8.6 As a retired Deputy Head, Marian was concerned for the welfare of children, especially toddlers and parents using the recently opened nursery; children congregating around the proposed shop would constitute an accident waiting to happen; already motorists disregarded the 40>30 mph speed restriction on the adjacent portion of Burney Road.
8.7 Alyson sympathised with the residents’ concerns, adding that the hours of opening being proposed were pretty well standard nowadays: in Stacksteads, one such store opened from 05.30-23.00 hrs.
8.8 As licensing was involved, the requisite notice had been printed on blue paper and properly displayed; but not everyone reads the Rossendale Free Press or thinks to look in shop windows, so there has – until recently – been a degree of public ignorance about what was being proposed; the closing date for the receipt of comments to the Licensing Officer was 18 October 2016. [NOTE: the closing date for comments is now 3 November 2016 as the original application was deemed deficient.]
8.9 Marian wondered whether the local community could support the numbers of shops, given the number of empty premises hereabouts; Sandra S said the price of 801 Burnley Road had been reduced from £150,000 to £145,000 as potential buyers had been put off by the location; it was clear that convenience stores made their money on sales of alcohol with relatively high unit pricing, as against sales of bread and milk.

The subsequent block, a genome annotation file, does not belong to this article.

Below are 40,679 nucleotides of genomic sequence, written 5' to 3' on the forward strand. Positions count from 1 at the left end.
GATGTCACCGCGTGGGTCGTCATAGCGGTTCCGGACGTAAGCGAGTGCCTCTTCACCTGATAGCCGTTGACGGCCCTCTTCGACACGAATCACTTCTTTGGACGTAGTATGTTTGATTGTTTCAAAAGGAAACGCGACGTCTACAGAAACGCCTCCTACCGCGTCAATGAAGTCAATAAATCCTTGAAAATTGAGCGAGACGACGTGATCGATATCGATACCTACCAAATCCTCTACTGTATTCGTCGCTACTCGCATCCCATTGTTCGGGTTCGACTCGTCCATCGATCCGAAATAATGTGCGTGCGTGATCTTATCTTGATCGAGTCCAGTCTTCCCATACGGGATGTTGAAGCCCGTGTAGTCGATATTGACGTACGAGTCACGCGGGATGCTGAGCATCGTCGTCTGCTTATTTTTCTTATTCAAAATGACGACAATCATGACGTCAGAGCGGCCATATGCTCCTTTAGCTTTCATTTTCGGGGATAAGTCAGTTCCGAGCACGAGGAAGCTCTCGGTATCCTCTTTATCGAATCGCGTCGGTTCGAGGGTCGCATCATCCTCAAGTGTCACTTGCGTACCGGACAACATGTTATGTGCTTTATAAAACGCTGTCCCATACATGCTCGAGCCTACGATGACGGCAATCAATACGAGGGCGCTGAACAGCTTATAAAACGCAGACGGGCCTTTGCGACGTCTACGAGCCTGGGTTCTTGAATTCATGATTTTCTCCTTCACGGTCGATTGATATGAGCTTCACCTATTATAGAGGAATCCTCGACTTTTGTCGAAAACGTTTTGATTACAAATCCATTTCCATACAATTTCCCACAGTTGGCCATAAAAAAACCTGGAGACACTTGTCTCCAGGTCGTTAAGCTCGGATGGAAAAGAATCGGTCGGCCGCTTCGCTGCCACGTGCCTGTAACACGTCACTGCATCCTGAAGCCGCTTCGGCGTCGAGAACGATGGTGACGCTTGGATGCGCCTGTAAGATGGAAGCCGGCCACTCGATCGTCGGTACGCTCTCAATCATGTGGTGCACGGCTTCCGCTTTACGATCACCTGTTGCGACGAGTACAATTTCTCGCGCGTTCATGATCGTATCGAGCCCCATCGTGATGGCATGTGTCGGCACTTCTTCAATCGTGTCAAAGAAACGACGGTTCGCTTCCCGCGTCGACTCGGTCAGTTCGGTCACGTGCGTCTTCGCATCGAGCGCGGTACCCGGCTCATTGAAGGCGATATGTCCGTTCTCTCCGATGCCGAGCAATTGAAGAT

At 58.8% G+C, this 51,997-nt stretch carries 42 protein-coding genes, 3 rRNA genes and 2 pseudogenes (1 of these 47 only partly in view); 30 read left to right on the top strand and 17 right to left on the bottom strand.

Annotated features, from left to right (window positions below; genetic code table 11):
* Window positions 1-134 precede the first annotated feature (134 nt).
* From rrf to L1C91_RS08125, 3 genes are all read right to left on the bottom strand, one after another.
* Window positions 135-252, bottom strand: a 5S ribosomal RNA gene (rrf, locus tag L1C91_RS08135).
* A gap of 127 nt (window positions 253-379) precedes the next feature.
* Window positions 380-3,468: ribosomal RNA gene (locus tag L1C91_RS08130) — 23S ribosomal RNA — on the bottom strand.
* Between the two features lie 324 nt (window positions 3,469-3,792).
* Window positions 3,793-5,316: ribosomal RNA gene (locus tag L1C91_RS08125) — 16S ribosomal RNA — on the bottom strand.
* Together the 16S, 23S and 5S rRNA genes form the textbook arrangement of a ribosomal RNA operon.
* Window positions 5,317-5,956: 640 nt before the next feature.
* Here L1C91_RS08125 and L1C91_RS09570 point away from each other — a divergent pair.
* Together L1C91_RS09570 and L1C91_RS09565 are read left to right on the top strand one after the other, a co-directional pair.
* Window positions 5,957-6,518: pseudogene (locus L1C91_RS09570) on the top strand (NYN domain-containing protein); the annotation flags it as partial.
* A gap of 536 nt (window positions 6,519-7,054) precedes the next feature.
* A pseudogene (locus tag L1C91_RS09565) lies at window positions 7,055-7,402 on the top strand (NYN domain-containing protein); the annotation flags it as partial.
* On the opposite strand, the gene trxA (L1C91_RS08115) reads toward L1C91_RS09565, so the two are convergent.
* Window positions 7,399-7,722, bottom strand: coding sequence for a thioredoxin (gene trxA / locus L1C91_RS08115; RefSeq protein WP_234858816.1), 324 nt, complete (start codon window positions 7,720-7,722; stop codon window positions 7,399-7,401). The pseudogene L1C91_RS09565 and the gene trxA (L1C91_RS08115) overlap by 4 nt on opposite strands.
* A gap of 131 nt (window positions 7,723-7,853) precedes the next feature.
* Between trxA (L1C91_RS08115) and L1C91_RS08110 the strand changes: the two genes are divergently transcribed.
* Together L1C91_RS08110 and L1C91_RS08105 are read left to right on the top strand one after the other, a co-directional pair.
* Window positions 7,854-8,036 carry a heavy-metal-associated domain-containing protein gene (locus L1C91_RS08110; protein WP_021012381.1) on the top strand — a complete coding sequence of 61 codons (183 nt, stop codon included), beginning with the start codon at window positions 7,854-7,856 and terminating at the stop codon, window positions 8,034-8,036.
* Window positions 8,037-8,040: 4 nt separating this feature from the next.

8.10 In answer to a question from Neil, it was possible to log comments online, including via Facebook; Ian B advised avoiding issues in any objection which muddied the waters, such as the potential ice hazard in winter on Goodshaw Avenue.
8.11 Discussion having ended, Christ Whiting proposed that the LVRA should take the issue on board, writing to the Licensing Officer before the due date to register its objections; Alyson seconded the proposal; the Chair asked for a show of hands and support for the proposal was unanimous; ACTION by the Secretary who would convey the mood of the meeting, using the appropriate criteria, to the Licensing Officer.
9. Any Other Business
9.1 AGM: the Annual General Meeting would be held at 16.00 hrs. on Sunday, 20 November at the Top Club.
9.2 Traffic lights in Rawtenstall: a number of residents complained about the operation of the so-called “intelligent” lights, in Rawtenstall; Alyson AGREED to take up the matter with the Traffic Engineer who she has on speed-dial.
10. Next Meetings and Close
10.1 20.00 hrs. on Monday, 14 November 2016: Top Club.
10.2 The meeting concluded at 21.03 hrs..
Annex 1 Footpath Report